• Friendships. I travel a lot and always look for scrap/stamp stores in my journeys. No matter how small or large, I stop. I have made some amazing friends by doing this. I literally have friends over 1,100 miles away. Some of them are my best friends. People I would do anything for. 
Anyone who has had a LSS close can tell you how devastating it is. A few weeks ago, an announcement came from my favorite store ever. They are closing the end of summer. They have been open for over 12 years. This was a store that I KNEW would make it through this tough economical time. I knew they'd make it because of the things they sell, the classes they teach, the crops they offer, and the absolutely amazing staff. I never imagined this store closing until the owner wanted to retire and she's far from that age. I was heartbroken and literally cried over the news. I have never cried over a store closing before. My first thought wasn't, "Oh crap where am I going to crop now?"Nor was it, "Well, they better have everything on sale." My first thought was, "Oh my god! The poor girls who work there! They're losing their jobs and their family."

The girl who's the manager is just awesome. She is wicked crafty and loves to get inky. I really worry about her. This is her life. She's an artist. When she's not being the store manager, she travels around teaching at other stores. She's even gone to Canada to teach! How awesome is that? I really hope she can find a job doing what she loves. I can't even imagine what she is going through.

One girl who works there had a baby a few months ago. She also has two other children. Her husband is employed also, but this is her creative outlet. Her time away from the kids. And her job. She gave up another job a few years back to let her artistry shine. I have spoken with her and she's devastated over this. Even her husband got how big of a deal this is and that it's just another store closing. When Wal-Mart closes, does anyone really care? There's another one 10 feet away selling the same junk.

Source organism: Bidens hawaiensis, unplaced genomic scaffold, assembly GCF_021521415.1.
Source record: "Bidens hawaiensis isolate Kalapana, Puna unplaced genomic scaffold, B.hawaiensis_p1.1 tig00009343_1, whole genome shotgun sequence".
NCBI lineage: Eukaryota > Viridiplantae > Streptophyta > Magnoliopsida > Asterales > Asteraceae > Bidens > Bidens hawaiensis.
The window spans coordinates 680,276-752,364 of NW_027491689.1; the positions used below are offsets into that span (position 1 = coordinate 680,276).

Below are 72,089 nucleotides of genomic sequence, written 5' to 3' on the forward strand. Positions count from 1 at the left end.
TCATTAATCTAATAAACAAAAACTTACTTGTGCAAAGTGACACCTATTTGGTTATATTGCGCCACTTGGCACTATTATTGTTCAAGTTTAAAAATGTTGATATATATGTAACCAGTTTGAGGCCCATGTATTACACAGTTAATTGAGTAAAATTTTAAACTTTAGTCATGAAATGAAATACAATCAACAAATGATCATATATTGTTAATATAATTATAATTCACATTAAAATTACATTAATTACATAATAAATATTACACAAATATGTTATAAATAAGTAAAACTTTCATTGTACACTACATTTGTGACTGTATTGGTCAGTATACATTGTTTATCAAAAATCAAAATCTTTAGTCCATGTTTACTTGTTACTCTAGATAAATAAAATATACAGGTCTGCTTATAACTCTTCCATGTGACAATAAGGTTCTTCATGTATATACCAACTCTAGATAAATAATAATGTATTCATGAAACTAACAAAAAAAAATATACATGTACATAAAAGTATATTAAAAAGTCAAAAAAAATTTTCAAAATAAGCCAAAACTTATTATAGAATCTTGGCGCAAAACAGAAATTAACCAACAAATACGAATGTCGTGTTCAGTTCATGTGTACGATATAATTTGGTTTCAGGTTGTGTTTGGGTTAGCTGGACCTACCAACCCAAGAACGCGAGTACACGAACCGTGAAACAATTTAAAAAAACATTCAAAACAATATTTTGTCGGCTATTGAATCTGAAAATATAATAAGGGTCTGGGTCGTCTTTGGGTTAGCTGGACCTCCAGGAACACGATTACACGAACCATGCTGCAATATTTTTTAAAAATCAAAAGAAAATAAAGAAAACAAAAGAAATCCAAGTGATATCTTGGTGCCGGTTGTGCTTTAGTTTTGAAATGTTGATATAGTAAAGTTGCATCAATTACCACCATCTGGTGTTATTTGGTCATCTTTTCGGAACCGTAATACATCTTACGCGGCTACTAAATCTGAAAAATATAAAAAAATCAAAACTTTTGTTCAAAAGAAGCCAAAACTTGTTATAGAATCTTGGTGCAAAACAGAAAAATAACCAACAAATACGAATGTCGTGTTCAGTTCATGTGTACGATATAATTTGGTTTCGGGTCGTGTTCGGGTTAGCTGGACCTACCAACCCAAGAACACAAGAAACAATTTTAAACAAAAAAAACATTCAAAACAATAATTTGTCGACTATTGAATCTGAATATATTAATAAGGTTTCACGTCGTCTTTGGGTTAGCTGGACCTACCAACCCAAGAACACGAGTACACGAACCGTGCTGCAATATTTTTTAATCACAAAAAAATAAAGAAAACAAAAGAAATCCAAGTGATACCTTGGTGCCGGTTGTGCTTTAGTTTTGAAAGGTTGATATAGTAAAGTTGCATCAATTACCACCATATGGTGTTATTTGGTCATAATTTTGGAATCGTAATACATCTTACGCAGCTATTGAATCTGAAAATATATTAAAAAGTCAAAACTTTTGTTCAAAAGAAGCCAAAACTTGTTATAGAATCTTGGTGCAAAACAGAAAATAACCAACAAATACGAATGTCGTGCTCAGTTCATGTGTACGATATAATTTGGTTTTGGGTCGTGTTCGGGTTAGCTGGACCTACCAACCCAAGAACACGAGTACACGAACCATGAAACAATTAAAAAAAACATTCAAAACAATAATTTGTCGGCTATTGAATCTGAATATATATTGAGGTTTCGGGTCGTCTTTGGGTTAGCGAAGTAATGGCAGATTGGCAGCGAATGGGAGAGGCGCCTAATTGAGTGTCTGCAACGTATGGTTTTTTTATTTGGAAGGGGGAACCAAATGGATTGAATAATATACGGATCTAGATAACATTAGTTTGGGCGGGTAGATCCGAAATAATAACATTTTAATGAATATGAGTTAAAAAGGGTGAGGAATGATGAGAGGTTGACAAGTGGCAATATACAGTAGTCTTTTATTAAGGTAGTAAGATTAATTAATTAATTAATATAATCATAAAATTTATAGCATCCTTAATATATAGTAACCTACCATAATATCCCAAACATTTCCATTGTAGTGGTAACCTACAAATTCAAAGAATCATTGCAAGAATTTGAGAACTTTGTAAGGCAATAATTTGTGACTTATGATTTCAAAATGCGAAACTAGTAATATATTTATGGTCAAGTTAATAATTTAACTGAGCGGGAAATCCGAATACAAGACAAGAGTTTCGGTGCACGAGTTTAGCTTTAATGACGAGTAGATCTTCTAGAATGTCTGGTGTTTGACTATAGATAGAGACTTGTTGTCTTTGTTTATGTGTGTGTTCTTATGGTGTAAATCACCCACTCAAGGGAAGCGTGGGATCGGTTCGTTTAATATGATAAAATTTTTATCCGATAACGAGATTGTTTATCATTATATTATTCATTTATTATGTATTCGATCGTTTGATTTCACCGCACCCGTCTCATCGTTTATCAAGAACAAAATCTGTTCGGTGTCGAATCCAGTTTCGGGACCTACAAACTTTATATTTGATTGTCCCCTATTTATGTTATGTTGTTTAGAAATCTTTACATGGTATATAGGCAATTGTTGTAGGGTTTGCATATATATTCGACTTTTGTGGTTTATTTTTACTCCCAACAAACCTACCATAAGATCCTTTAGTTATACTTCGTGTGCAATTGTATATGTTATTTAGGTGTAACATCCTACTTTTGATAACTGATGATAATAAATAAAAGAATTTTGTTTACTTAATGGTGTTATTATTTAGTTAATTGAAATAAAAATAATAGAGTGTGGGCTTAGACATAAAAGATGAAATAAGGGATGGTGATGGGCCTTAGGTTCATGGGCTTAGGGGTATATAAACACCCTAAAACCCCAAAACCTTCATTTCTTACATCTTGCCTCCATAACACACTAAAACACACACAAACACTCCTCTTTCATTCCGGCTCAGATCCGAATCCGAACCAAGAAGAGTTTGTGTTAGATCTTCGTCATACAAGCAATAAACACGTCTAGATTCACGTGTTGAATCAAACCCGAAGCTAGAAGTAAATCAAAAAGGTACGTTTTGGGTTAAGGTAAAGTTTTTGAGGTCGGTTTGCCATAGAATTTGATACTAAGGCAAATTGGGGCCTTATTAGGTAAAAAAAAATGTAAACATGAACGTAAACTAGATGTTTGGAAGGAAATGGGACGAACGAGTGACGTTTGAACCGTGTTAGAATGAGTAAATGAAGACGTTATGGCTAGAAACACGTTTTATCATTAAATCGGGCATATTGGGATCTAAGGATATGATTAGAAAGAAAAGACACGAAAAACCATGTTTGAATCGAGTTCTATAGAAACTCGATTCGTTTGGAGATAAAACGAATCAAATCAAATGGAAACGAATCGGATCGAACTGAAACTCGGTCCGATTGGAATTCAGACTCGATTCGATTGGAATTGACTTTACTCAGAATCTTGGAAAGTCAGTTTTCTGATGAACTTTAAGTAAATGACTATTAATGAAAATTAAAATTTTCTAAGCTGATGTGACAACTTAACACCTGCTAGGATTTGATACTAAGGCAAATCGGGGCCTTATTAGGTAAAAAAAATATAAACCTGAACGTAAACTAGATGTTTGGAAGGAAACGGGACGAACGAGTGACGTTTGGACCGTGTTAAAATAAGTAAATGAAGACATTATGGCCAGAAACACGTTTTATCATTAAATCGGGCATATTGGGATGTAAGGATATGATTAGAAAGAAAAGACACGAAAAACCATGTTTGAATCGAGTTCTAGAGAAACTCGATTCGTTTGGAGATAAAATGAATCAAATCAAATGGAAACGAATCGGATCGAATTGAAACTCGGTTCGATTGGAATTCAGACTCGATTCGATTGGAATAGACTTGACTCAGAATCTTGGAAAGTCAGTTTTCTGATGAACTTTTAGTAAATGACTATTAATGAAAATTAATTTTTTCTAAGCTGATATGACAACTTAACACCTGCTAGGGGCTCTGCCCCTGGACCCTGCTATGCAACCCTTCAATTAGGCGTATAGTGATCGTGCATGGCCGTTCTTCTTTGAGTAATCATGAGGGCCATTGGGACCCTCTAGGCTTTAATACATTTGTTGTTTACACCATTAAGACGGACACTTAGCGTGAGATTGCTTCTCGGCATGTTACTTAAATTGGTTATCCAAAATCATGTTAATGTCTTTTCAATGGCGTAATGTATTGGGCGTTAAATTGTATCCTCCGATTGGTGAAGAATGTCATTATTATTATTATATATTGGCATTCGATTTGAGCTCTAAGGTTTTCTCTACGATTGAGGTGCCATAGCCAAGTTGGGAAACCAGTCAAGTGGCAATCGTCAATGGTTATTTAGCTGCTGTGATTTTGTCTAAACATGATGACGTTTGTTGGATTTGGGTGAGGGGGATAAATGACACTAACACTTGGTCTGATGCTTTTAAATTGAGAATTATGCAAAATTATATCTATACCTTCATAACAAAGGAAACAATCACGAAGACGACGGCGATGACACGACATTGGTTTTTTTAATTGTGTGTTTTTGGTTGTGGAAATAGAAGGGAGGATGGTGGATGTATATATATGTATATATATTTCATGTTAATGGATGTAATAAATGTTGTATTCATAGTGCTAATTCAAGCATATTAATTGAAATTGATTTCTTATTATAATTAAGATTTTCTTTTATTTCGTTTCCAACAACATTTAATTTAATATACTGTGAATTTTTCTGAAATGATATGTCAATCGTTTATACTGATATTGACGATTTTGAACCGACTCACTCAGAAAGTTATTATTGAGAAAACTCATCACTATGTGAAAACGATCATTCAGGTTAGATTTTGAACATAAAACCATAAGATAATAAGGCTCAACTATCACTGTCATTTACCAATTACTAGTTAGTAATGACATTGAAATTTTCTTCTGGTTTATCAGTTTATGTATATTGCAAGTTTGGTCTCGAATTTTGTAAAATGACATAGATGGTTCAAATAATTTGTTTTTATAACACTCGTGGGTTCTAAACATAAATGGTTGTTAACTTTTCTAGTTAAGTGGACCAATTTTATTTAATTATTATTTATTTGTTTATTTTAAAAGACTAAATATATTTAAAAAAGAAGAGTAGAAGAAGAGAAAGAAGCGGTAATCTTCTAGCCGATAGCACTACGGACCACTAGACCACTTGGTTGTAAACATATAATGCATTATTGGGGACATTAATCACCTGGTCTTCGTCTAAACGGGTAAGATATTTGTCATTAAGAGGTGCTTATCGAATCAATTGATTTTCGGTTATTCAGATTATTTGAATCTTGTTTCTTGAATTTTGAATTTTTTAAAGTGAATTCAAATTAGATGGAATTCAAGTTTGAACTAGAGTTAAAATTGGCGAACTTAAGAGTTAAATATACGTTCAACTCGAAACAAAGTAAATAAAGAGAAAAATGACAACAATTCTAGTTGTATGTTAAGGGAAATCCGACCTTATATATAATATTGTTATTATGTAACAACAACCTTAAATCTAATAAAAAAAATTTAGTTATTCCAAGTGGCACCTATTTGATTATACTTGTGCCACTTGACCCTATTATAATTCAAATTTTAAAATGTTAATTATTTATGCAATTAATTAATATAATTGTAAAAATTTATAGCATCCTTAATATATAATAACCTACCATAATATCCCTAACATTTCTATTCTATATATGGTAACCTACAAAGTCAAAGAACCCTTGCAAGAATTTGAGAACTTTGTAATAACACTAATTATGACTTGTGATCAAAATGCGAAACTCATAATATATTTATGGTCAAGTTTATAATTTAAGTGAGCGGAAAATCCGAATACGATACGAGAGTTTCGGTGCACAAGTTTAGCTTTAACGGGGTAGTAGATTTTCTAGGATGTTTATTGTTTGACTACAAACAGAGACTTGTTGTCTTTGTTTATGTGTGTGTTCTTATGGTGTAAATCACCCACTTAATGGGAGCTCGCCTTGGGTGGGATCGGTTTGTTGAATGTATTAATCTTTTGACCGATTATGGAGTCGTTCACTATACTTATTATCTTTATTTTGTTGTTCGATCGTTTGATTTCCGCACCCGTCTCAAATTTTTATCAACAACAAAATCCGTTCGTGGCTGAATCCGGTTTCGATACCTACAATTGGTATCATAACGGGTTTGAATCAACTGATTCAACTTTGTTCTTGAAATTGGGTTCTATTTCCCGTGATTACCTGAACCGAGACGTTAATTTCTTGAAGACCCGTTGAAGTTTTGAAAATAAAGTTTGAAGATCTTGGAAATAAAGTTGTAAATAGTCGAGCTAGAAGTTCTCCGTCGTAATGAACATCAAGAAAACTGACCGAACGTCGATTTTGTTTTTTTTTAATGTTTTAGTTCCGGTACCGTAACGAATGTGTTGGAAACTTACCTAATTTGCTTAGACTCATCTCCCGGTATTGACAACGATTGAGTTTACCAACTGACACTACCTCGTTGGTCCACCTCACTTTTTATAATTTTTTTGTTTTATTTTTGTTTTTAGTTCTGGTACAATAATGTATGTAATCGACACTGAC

The store that's closing used to be four hours away from me before I relocated. I would go out for the weekend crops. I would get tons of pages scrapped (always came home with at least 60 pages done!), shopped until I dropped, had great food and amazing conversation, got to sit on the beach and stare at the Atlantic Ocean. Watch sunsets at lighthouses. Collect shells and sand. It truly was an amazing weekend. How often can one have an experience like that in life? 

One of my first trips there - back when I didn't know anyone really - I locked my keys on my car the day I arrived. That car has OnStar so all I had to do was call them and they could unlock my car for me. Guess where my phone was? In the bag next to my keys. I could see them looking at me sticking their tongues out me. I went in the store a bit freaked out. Here I am four hours away from home with no way to get my keys, money for lunch, call my husband because I'm freaked out, or get into my hotel room.